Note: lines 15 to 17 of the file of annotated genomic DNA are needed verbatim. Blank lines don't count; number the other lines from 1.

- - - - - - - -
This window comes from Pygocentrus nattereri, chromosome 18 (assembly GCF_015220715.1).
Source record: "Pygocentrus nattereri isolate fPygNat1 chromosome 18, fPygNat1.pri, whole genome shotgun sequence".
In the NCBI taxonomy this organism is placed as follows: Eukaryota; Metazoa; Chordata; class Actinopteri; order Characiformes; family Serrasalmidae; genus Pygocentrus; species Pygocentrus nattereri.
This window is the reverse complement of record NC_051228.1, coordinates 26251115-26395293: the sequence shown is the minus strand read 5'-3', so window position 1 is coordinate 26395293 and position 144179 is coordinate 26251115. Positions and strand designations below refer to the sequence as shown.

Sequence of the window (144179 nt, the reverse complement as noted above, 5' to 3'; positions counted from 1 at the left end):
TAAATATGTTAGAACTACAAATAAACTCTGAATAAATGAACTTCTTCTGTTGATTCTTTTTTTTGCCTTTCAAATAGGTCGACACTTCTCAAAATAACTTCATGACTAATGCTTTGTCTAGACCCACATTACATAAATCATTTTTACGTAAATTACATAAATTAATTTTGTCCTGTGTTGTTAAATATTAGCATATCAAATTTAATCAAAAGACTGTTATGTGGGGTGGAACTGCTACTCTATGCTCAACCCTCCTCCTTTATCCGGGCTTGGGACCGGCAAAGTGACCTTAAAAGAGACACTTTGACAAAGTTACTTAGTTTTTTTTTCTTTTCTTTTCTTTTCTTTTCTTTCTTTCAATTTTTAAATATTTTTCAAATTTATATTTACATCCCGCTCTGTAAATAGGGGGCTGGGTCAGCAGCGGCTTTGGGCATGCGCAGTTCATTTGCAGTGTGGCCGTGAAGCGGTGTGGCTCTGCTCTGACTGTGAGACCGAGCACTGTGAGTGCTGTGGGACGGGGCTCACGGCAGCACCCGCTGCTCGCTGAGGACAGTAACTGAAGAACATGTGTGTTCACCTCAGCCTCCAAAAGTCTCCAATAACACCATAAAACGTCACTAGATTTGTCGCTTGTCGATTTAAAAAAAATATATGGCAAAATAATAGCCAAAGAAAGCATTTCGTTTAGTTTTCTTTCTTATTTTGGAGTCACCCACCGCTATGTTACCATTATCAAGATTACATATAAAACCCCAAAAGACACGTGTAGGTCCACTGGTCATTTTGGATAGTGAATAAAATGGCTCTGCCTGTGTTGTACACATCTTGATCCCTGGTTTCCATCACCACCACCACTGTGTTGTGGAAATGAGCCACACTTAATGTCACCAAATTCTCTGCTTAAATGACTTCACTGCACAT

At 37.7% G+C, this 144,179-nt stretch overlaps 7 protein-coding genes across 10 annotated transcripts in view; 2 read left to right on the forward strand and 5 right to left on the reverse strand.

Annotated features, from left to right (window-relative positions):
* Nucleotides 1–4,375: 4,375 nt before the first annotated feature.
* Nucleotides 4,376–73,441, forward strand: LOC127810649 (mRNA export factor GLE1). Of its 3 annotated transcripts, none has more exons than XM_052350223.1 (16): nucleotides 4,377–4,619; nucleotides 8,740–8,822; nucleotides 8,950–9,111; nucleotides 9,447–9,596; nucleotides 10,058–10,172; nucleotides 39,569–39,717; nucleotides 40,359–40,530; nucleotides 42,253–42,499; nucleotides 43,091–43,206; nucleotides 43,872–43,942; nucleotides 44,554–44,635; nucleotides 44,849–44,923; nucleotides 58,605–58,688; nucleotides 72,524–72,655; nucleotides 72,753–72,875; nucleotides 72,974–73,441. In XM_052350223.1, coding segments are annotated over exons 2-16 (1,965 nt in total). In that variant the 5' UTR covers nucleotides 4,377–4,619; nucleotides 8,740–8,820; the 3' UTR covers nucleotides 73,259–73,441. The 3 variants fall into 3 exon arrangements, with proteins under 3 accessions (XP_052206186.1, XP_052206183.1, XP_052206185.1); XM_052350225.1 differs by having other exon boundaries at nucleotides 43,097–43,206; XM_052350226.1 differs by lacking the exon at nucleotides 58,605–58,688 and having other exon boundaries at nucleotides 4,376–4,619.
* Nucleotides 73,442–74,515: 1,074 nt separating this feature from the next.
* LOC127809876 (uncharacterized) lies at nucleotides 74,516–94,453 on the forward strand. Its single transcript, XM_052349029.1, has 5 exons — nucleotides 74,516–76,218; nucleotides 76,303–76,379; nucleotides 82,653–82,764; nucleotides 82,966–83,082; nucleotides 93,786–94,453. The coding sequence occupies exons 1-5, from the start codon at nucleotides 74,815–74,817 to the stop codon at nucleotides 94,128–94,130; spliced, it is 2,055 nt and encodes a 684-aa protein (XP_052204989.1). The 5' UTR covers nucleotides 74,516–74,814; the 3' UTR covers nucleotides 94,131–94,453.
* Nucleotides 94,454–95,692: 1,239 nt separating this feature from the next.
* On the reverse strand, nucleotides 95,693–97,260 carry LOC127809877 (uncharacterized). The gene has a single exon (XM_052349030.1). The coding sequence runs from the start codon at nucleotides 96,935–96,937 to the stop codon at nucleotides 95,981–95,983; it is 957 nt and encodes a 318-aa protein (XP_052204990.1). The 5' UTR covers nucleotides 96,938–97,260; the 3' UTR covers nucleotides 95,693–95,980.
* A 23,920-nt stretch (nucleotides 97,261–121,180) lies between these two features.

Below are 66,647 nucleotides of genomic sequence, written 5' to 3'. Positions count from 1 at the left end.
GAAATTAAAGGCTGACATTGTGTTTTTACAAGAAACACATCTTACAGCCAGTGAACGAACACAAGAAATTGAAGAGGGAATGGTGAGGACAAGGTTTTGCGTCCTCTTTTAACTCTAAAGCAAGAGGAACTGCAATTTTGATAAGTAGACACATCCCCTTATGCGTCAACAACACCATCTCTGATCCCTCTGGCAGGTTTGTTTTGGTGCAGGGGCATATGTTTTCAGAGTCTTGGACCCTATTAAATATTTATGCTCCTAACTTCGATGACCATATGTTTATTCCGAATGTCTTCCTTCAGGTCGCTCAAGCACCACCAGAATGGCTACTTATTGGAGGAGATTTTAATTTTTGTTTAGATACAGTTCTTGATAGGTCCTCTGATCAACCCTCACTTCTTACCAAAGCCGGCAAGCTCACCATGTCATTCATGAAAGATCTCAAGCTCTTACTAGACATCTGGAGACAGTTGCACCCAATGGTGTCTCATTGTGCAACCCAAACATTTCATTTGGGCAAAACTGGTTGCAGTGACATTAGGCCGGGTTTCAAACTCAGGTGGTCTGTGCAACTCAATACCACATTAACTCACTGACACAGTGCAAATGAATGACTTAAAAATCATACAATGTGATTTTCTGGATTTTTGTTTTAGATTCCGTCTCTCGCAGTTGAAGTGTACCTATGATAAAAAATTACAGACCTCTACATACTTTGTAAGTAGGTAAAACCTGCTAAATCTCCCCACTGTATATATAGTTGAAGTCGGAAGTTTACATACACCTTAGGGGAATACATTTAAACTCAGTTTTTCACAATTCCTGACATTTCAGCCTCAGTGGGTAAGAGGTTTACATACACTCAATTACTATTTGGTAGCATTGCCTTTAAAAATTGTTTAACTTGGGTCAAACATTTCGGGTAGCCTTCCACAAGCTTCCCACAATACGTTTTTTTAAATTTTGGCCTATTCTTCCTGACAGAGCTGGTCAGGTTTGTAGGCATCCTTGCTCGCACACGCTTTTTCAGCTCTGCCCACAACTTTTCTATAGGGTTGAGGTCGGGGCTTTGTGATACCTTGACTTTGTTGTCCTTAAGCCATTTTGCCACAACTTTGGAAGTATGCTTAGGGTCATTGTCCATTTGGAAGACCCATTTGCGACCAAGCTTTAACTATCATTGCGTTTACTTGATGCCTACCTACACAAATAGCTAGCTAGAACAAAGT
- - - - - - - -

* A 23,920-nt stretch (nucleotides 97,261–121,180) lies between these two features.

Below are 66,647 nucleotides of genomic sequence, written 5' to 3'. Positions count from 1 at the left end.
GAAATTAAAGGCTGACATTGTGTTTTTACAAGAAACACATCTTACAGCCAGTGAACGAACACAAGAAATTGAAGAGGGAATGGTGAGGACAAGGTTTTGCGTCCTCTTTTAACTCTAAAGCAAGAGGAACTGCAATTTTGATAAGTAGACACATCCCCTTATGCGTCAACAACACCATCTCTGATCCCTCTGGCAGGTTTGTTTTGGTGCAGGGGCATATGTTTTCAGAGTCTTGGACCCTATTAAATATTTATGCTCCTAACTTCGATGACCATATGTTTATTCCGAATGTCTTCCTTCAGGTCGCTCAAGCACCACCAGAATGGCTACTTATTGGAGGAGATTTTAATTTTTGTTTAGATACAGTTCTTGATAGGTCCTCTGATCAACCCTCACTTCTTACCAAAGCCGGCAAGCTCACCATGTCATTCATGAAAGATCTCAAGCTCTTACTAGACATCTGGAGACAGTTGCACCCAATGGTGTCTCATTGTGCAACCCAAACATTTCATTTGGGCAAAACTGGTTGCAGTGACATTAGGCCGGGTTTCAAACTCAGGTGGTCTGTGCAACTCAATACCACATTAACTCACTGACACAGTGCAAATGAATGACTTAAAAATCATACAATGTGATTTTCTGGATTTTTGTTTTAGATTCCGTCTCTCGCAGTTGAAGTGTACCTATGATAAAAAATTACAGACCTCTACATACTTTGTAAGTAGGTAAAACCTGCTAAATCTCCCCACTGTATATATAGTTGAAGTCGGAAGTTTACATACACCTTAGGGGAATACATTTAAACTCAGTTTTTCACAATTCCTGACATTTCAGCCTCAGTGGGTAAGAGGTTTACATACACTCAATTACTATTTGGTAGCATTGCCTTTAAAAATTGTTTAACTTGGGTCAAACATTTCGGGTAGCCTTCCACAAGCTTCCCACAATACGTTTTTTTAAATTTTGGCCTATTCTTCCTGACAGAGCTGGTCAGGTTTGTAGGCATCCTTGCTCGCACACGCTTTTTCAGCTCTGCCCACAACTTTTCTATAGGGTTGAGGTCGGGGCTTTGTGATACCTTGACTTTGTTGTCCTTAAGCCATTTTGCCACAACTTTGGAAGTATGCTTAGGGTCATTGTCCATTTGGAAGACCCATTTGCGACCAAGCTTTAACTATCATTGCGTTTACTTGATGCCTACCTACACAAATAGCTAGCTAGAACAAAGT